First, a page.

After approximately eighteen hours of meetings with colleagues in the Oregon Small Business Development Center Network the past two days, and after saying some quick goodbyes to several friends, I hit the road to try and play three new courses a little Southeast of Eugene, Oregon. After a beautiful drive down Highway 58, then shouting an obligatory: “Daaaaaammmmmm!” (no ‘n’ included) after seeing Lookout Point Dam (an inside joke my oldest daughter and I have shared for years), I arrived at Old Mill DGC in Oakridge, Oregon.
Old Mill DGC oozed character and charm! Although I had to groan, as on the second (of eighteen) holes, I got a little too close to what looked like casual water that was about a foot deep. I needed to step in it to help keep my balance, only to end up being literally hip-deep in muck and water. Gross. So I got to play the last 16+ holes on the course covered hips to feet in mud.
I’m sure I was quite a sight for the other players making their way around the course! 🙂 But despite my appearance, I had a good time. What I liked about Old Mill was the variety. Some wide-open tee shots to let ‘er rip! Other highly technical, wooded holes (like Hole 5 above), where you needed to be extremely precise in how you attacked the basket. A few of the holes were difficult to navigate, so I used the UDisc app quite a bit to help me get from hole to hole.
For being up to my hips in mud? I actually played the course pretty solid. Shooting a -2 (52), for an estimated round rating of 959. I left a few deuces out on the course that I probably should have gotten. But I was just happy my right shoe didn’t stay on the course…covered in three feet of mud and water. 🙂
After finishing up at Old Mill, I made my way over to another park in town, a couple of miles West, to knock out a quick four holes at Osprey Park. A four-hole course almost feels like cheating, when it comes to keeping a count of unique courses played! 🙂 But since DGCourseReview.com considers it a course? I consider it a course. And I shot a quick -4 (8) over four holes, for an estimated rating of 972.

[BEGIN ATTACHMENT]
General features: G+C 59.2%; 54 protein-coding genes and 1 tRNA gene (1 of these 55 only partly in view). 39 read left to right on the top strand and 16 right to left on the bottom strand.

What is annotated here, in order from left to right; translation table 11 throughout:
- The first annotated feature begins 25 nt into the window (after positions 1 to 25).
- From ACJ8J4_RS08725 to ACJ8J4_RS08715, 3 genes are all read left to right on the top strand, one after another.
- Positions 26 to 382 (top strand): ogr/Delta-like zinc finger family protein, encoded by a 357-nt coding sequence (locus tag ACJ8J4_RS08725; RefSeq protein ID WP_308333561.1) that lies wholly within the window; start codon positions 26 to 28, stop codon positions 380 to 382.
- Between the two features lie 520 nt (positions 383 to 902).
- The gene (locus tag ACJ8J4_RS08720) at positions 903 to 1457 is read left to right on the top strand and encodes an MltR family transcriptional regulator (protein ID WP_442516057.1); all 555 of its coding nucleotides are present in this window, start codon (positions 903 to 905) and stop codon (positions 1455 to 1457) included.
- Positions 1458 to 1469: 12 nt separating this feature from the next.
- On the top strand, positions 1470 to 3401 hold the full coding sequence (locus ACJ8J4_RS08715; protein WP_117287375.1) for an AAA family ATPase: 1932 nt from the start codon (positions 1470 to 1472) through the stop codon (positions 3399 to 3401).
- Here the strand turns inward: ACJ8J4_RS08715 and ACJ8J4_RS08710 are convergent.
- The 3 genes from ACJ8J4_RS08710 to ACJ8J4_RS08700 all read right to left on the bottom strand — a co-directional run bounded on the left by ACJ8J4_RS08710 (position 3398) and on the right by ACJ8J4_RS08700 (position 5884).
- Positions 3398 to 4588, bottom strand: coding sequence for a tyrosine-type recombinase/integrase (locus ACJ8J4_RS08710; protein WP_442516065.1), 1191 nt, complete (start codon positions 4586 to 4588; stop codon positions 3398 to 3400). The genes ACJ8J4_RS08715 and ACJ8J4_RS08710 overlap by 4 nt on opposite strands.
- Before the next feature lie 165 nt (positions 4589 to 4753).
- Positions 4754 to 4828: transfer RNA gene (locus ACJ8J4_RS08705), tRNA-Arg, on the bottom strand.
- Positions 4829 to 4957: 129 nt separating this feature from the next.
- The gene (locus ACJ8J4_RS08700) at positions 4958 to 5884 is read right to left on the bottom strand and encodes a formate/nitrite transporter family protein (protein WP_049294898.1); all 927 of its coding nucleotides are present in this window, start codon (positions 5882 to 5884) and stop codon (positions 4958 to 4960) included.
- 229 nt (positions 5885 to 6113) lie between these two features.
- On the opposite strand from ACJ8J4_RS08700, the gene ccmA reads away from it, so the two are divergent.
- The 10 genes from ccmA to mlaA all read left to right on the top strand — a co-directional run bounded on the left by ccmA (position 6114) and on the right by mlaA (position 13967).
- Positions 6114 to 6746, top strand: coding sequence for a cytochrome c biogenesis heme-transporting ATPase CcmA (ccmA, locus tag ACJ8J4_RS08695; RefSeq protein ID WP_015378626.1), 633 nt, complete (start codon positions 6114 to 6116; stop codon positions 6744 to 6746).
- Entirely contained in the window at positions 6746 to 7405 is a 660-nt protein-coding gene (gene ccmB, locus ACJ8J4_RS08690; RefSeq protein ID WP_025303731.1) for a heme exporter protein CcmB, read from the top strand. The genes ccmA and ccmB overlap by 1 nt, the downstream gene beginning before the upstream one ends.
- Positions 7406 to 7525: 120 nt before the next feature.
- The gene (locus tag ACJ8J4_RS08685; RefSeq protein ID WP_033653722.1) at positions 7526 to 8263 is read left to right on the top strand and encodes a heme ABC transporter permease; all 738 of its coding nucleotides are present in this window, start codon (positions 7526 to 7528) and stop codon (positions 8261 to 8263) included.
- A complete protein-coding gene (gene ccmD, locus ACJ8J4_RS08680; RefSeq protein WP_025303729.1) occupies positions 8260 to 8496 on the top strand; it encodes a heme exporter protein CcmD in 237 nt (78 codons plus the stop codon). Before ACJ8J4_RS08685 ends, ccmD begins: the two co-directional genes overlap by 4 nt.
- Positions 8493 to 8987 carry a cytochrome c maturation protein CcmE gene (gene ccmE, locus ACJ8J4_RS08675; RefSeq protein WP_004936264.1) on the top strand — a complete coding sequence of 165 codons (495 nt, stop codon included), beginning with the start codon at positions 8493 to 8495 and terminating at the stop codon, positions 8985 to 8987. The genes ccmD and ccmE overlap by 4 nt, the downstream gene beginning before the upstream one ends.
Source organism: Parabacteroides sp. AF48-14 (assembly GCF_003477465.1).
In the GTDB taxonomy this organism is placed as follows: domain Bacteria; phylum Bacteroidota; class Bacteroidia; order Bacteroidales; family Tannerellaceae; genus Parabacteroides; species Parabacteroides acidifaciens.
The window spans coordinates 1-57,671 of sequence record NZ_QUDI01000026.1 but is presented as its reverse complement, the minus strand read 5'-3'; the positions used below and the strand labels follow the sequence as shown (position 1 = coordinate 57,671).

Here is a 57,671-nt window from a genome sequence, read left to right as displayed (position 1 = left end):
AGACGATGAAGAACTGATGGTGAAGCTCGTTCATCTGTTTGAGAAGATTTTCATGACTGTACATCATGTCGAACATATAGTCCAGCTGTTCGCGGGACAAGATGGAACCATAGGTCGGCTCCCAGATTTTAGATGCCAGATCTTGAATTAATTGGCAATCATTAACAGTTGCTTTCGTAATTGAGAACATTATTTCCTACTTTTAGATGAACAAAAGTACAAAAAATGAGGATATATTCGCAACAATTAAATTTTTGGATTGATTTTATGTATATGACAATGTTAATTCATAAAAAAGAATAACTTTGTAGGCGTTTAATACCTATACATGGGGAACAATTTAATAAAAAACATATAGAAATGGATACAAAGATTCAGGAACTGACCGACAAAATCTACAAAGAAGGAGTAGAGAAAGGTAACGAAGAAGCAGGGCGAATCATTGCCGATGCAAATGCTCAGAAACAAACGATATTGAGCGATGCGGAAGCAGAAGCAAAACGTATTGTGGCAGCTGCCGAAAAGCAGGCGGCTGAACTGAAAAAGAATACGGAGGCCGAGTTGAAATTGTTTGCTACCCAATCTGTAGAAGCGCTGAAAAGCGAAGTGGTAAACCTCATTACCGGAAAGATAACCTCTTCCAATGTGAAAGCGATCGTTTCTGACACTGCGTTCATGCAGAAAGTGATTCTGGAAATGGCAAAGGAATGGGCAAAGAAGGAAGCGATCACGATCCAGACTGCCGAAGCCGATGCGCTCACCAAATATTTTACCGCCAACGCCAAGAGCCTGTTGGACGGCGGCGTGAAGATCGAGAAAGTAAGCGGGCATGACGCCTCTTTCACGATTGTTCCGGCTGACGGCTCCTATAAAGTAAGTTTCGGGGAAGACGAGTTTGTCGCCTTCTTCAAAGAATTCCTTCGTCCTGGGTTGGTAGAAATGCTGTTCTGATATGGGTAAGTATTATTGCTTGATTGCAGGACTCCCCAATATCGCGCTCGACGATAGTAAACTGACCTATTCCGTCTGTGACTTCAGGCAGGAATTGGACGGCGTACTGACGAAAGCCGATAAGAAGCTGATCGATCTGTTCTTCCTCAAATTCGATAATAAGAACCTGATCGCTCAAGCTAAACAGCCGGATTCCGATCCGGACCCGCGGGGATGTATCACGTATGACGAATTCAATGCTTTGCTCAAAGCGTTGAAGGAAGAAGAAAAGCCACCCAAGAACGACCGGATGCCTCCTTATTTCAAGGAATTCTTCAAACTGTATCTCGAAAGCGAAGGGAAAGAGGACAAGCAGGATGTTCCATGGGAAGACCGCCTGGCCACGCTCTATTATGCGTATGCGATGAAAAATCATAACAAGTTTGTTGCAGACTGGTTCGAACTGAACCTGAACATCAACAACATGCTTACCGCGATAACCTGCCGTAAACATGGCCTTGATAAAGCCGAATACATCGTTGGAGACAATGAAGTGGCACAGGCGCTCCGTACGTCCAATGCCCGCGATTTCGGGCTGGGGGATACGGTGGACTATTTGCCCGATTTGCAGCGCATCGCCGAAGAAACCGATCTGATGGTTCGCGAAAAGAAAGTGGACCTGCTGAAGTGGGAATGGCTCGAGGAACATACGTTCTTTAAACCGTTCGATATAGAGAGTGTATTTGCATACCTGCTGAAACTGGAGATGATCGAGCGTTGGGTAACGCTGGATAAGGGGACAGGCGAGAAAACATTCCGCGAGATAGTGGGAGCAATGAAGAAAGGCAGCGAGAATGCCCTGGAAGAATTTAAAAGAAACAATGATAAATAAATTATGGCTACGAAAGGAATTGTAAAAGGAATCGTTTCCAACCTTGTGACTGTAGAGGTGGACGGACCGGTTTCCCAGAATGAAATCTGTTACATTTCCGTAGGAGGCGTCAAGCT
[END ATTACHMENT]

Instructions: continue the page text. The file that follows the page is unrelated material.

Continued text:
After Osprey Park, I decided that I had enough daylight left to also play Office Bridge at Portal Park in Westfir, Oregon. This is a course that is about one year old, and most course directories shared little to no information about it. So I thought it was a great chance to take a bunch of photos to share on DGCourseReview.com. As well as give the course a little publicity in this blog.
I thought the course was fun, and very challenging! However, course maintenance since it opened seemed as though it might be lacking…as the course was almost a little TOO tough. The course is absolutely COVERED in Himalayan Blackberry plants. An invasive species in Oregon, I’ve probably left a few pints of blood in Oregon as a result of needing to retrieve discs from these plants over the years. And fairway after fairway on the course was lined with blackberries. Meaning that if it is a windy day, and/or you don’t possess a great deal of skill off the tee? You might be going home bloodied and/or with a little less plastic in your bag or backpack.
I held my own on the 5,923-foot course, finishing with a +1 (56) for an estimated round rating of 953. Though honestly, I was just happy for not needing to send up a flare…seeing if a search party could come and detangle me from a few dozen thorny stems.
I’m going to try and sneak in two more courses tomorrow if I can! But for tonight, I am happy adding another +3 to my course collection.
Magic Number = -13 (2,013 Courses Played)
Derek Tonn is a member of the DGA’s Ambassador Team. His company, Mapformation, LLC, has been DGA’s partner in the development of disc golf tee signage since 2012. The longer our two companies have worked together, and the more Derek has gotten to know all the great folks at DGA, the more he has wanted to formally sing the company’s praises. The more he has realized that “Steady” Ed’s (the father of disc golf and the modern-day Frisbee) vision for the sport and his company perfectly describes his own interests and priorities related to disc golf, and the more Derek has recently been encouraged to share his story.